As I mentioned at the beginning of my presence here, this blog is designed to serve its readers with updates on the projects MySociety is currently working with. You need to understand that by doing so I am establishing organic conversations with many advocates of transparency in the region, so I think it would be really good to share those with you. I hope to open this space up for more discussion leading to knowledge share and inspiration. Yesterday I talk to Štefan Urbánek from Slovakia, who is deeply involved in transparency issues in his country. First, he used his data management experience for work with Fair Play Alliance (documented for Technology for Transparency here, in English). According to Štefan Fair Flay Alliance is pretty good NGO and has gathered quite a lot of valuable data. They have great knowledge and understanding of free information act in Slovakia. Štefan was working with their team on an application aimed to publish and present the data in easily accessible and readable form. (You can learn about it more from this presentation). It seems however that the great amount of data was undervalued and the process of publishing it became difficult due to the lack of marketing, promotion but also worries about potential consequences of that step (more on it below).
Now Štefan is working on a new project, Public Procurement by Transparency International, Slovakia. Transparency International in Slovakia is the most technologically advanced NGO in the country. It has access to great deal of data but also invests time in creating buzz around it – from blog posts to off-line talks with representatives about the findings resulting from the data. You can find about the project here or in this document. The final results of this project are published in reports.
While talking to Štefan I grew increasingly interested in his personal involvement in those projects. He said, he is:
“Trying to use methods, tools or way of doing things from corporate environment to implement in this open society, open data form as those are already invented but do not being used in a public environment.
Corporate environment is driven mostly by profit, growth, competition or good name. To know their standing they have to know exactly what is going on: how much they have, how much is going in and out. Therefore there is big pressure to have good measurement, analysis and reporting tools. Without those tools it would be only intuition or good guess.”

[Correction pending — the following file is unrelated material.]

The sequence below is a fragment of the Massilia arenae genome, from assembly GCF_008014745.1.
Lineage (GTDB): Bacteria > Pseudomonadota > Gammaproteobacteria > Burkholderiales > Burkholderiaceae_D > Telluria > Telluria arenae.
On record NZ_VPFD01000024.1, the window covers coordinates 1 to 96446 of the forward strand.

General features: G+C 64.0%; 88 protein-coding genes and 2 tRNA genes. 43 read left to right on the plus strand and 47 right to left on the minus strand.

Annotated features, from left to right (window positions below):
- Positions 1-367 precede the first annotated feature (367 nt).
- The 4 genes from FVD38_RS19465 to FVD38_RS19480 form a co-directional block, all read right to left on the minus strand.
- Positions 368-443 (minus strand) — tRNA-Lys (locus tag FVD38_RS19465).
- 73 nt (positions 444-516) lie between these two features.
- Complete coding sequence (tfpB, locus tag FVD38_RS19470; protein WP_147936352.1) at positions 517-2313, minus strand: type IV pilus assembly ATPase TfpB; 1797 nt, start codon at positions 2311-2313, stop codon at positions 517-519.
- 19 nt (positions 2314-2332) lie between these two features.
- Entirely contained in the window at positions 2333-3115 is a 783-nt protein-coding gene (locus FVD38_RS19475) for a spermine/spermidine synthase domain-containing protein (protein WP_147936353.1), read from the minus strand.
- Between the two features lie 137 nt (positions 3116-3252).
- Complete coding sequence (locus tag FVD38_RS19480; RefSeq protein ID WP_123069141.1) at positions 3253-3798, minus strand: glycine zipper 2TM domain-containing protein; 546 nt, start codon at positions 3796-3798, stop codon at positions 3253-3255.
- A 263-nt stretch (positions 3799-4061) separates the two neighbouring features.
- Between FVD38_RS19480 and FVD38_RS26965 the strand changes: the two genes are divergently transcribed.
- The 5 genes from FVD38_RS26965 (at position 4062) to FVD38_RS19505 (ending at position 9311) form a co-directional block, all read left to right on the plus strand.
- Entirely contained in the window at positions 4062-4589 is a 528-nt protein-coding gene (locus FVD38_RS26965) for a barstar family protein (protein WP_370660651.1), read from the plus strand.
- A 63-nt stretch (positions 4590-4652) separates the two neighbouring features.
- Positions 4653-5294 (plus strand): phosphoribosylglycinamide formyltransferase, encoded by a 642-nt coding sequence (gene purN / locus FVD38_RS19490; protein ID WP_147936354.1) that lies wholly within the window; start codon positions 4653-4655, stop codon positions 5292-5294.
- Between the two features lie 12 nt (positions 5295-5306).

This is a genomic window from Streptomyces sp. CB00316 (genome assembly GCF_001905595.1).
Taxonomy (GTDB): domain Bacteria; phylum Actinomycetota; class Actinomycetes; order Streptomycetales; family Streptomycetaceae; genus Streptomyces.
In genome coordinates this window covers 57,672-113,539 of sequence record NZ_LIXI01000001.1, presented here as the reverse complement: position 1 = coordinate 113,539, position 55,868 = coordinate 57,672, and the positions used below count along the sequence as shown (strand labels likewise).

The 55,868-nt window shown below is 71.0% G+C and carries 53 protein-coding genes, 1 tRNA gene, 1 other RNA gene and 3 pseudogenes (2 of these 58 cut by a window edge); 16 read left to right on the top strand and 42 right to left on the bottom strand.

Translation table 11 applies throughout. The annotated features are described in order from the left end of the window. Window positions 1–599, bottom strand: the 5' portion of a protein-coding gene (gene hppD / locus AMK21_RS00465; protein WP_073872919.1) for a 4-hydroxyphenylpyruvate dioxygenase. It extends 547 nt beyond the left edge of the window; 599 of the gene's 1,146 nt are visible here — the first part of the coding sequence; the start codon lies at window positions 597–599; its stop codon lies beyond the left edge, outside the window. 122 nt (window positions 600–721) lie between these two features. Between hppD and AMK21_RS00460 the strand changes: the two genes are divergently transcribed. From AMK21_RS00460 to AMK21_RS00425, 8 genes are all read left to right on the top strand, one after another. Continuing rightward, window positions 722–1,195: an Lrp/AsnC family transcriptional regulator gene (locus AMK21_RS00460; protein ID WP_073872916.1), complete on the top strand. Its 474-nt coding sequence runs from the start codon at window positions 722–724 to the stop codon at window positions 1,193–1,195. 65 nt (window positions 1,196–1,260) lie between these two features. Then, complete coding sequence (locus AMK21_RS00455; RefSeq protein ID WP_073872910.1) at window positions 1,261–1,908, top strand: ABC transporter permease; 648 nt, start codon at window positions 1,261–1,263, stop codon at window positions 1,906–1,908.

Throughout our conversation we have managed to identify the challenges for governments (and other NGO’s) in applying the same rules to their environment:
1. Lack of pressure: government does not have to compete with other governments, government has stable “paying customer base” – there is no competition for “customers” to leave to. Government representatives do not see benefit of attracting new customers, increasing (voluntarily from “customer’s” side) revenues, nor they see no benefit of using the analytics to optimize their processes.
2. The data and analytics are expensive: ordinary people but even government cannot afford consultants, tools and storage of the data.
3. Missing data literacy – even if they had data, they would not know what to do with it. NGO’s should step in and teach people to use and to look for it. But first they need to know how to do it, how to look at the data. They are not doing it because they do not have enough of competence in this area. The people educated in IT or data management start working for corporations, not NGO’s. But we are at the stage we do not need a lot of advanced knowledge or complicated algorithms for now, so we can still change this situation. NGO’s need to start to connect and learn from “domain experts” first, and then they should use the learned knowledge to be not only experts in their area, but also evangelists.
There is also the issue of releasing the data. Sometimes we are scared of the data! NGOs are sometimes hesitating with data publishing for various reasons. May be they are afraid of legal issues (inaccurate data etc), data completeness (they want to be very up-to-date), application quality (under development, permanent beta). Approach of being a perfectionist is not appropriate here, as there will always be “something to be improved”. We need to get feedback as soon as possible; we need to make use of data despite their quality. Proper legal statements and data description can prevent possible legal conflicts. So it’s important to open the data asap and let people to browse it, send feedback and corrections, to check the data quality with appropriate disclaimers. As Štefan well put it:
“Release early – release often. “
So at the moment Štefan is trying to evangelize data knowledge and create really simplified and easy used solutions. He is trying to port knowledge from corporate environment to government, showing how we can benefit from data, what we can learn from them, how to transform them into information and information to knowledge.
We will hear more from him, as the entire conversation has raised more questions, but I would not like to keep you too long. For now let me leave you with one idea: it would be great if someone could talk to NGO’s to find out why they do not want to/are worried about releasing the data. That seems to be the case in Slovakia but can be in other countries and regions of the world as well. What do you think?